Some of the most common mishaps that happen in our homes go unfixed due to lack of time and a perceived cost of the repair. We live with the damage which is never too far out of sight or out of mind. So this content tip will, as always, save you time and money.
Ladies and gentlemen, one of our biggest problems comes from the garage or around the outside of your home with our precious metal items, tools, lawn furniture, railings, planters, tools and so much more. Rust.... the single most destructive force to our homes metal contents. The degradation left unattended will spread, eventually compromising the integrity. So why live with the discoloration and possible repurchasing of the item.
By using a soft cloth, Q tip or a medium bristle brush (depending on the item being cleaned) the answer for the rust removal is "Kerosene", in some cases diesel . A small amount of the liquid in a well ventilated space is recommended, this will soften the rust and then remove it. After the process it is imperative you remove any access liquid from the surface being cleaned. Rinse the area with a solution of vinegar and baking soda (6 to 1 ratio), clean the area then apply some type of oil and sealer. My preference is the other handyman's secret weapon WD40.
A very closely graded secret from the restoration community is how to remove dust and dirt from your fine oil or water color paintings. This process even works with some mild sot from a fire. Of all the content tips you have read this one will leave you a little puzzled, but soon you will realize the validity behind it. By using day old bread with the crust removed, fold the bread length wise and simply dab the bread over the art work (with just a little pressure, being careful not to stretch your piece). The fibers from the bread will attract the contamination, transferring it onto the bread. Any residual bread crumbs left behind by the process can be swept up using a very soft bristle paint brush.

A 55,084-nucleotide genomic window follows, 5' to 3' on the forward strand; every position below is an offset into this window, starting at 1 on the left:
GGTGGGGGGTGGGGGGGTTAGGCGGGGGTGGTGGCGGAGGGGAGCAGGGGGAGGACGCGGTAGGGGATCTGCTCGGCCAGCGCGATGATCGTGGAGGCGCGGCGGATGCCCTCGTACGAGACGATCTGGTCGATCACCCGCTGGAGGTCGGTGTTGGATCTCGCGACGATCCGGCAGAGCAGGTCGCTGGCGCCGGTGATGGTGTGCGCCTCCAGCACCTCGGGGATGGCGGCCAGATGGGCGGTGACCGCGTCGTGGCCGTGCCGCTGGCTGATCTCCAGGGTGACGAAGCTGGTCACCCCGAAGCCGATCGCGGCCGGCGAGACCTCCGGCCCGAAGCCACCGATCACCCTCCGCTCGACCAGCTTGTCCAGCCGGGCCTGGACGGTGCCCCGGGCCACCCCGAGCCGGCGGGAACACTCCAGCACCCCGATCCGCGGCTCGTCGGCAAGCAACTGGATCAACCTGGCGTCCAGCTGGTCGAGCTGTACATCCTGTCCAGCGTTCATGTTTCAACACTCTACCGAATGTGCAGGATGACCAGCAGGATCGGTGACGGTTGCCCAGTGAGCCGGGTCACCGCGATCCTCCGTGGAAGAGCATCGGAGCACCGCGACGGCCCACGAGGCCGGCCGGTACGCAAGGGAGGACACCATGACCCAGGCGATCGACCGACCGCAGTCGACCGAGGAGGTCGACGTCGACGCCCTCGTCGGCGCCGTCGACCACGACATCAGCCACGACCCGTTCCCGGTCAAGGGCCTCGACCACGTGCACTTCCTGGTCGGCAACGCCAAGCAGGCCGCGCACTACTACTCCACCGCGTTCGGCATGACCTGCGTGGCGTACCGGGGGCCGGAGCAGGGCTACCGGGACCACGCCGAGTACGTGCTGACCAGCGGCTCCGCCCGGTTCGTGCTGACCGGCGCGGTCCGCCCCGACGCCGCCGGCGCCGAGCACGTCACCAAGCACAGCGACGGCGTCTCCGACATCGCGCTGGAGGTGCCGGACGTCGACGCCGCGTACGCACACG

That dent on your wooden coffee table, end table or night stand bothering you because there is nothing you can do about it. Your going to need a thick damp cloth (not to damp) and your iron. Place the cloth on the table then using the tip of the iron set on its coolest setting, onto the dent. A little heat placed specifically on the dent will cause the wood to swell and the dent may vanish.